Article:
"I feel like I lived the dream,” he said of his time in Montreal. “Even though it was a small stint. It was just two months. ... Got the opportunity to play there, play in front of my family and my friends. Scored at the Bell Centre against the Leafs. So some big moments there.
"Playing in the playoffs is everything in hockey. So just to be a part of this team, this franchise, I feel like I’m really lucky.”
No Miracle on TV
Saturday is the 40th anniversary of the Miracle on Ice at the Lake Placid Olympics — and one of the great "oops" moments in Buffalo television history.
Folks too young to remember will be surprised to learn that the iconic USA-Russia game was not televised live in the United States because it was a 5 p.m. start and the International Ice Hockey Federation declined to move to the game to prime time to accommodate ABC. The show went on at 5 — but folks in Buffalo and other border cities got the chance to watch it live on CTV.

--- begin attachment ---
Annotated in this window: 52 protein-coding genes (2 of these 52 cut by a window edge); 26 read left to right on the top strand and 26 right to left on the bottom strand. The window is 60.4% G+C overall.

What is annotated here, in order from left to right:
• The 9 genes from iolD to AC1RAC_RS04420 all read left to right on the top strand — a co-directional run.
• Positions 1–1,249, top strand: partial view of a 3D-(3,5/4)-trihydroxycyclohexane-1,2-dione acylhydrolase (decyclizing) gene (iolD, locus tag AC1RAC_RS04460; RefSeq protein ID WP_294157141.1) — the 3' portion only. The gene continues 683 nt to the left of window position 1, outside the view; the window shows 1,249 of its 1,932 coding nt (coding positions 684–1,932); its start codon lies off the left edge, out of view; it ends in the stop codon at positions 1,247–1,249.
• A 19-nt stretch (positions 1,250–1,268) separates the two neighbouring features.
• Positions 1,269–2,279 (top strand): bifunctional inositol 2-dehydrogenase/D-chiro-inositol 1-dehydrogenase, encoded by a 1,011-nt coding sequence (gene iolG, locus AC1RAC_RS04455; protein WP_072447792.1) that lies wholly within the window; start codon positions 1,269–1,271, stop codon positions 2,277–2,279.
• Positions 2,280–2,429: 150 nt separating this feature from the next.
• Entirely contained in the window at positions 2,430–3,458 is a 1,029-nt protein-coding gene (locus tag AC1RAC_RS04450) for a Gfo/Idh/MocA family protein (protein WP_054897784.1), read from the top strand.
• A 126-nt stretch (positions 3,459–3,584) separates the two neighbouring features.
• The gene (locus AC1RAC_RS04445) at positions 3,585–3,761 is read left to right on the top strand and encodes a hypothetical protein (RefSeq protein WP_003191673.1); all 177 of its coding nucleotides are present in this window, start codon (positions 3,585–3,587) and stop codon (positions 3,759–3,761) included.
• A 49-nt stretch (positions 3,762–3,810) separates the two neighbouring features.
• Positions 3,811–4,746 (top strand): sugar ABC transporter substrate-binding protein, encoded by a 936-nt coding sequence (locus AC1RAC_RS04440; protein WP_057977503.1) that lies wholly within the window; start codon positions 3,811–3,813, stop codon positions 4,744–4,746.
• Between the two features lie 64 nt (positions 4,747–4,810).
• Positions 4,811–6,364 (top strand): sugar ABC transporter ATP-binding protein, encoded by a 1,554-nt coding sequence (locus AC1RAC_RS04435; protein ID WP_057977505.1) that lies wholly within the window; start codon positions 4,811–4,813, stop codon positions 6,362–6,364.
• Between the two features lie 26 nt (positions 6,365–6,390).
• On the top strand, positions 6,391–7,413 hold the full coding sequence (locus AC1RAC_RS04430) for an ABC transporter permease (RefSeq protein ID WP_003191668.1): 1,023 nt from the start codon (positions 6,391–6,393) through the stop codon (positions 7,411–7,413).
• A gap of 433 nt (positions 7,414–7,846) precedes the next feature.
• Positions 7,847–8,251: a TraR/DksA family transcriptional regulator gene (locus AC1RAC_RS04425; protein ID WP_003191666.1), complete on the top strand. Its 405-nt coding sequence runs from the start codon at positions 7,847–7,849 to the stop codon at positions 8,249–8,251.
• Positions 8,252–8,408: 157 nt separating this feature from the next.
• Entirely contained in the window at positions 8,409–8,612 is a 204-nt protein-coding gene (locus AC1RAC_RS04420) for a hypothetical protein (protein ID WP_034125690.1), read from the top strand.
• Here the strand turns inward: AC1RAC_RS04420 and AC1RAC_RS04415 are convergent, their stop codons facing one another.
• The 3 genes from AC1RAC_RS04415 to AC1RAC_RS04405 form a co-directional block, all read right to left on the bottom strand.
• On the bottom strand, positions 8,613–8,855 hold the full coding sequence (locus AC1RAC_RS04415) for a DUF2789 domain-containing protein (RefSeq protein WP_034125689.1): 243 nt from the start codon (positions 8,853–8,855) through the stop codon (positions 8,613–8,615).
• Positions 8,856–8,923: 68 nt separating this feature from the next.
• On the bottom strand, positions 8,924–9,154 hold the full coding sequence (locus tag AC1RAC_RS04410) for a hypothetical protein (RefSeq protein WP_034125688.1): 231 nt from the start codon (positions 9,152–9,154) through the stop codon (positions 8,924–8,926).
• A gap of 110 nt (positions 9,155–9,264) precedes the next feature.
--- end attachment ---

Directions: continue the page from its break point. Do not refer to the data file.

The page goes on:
The 4-3 victory was over by the time the puck dropped on ABC shortly after 8. During the second intermission — with Team USA trailing, 3-2 — a commercial break featured Irv Weinstein's nightly update previewing Channel 7's Eyewitness News at 11. Intoned Irv looking at the night's top stories: "Celebrating a big hockey victory."
Whoops. Channel 7 got plenty of complaint calls that night because that's how many people found out the score before Al Michaels screamed, "Do you believe in miracles? YES!"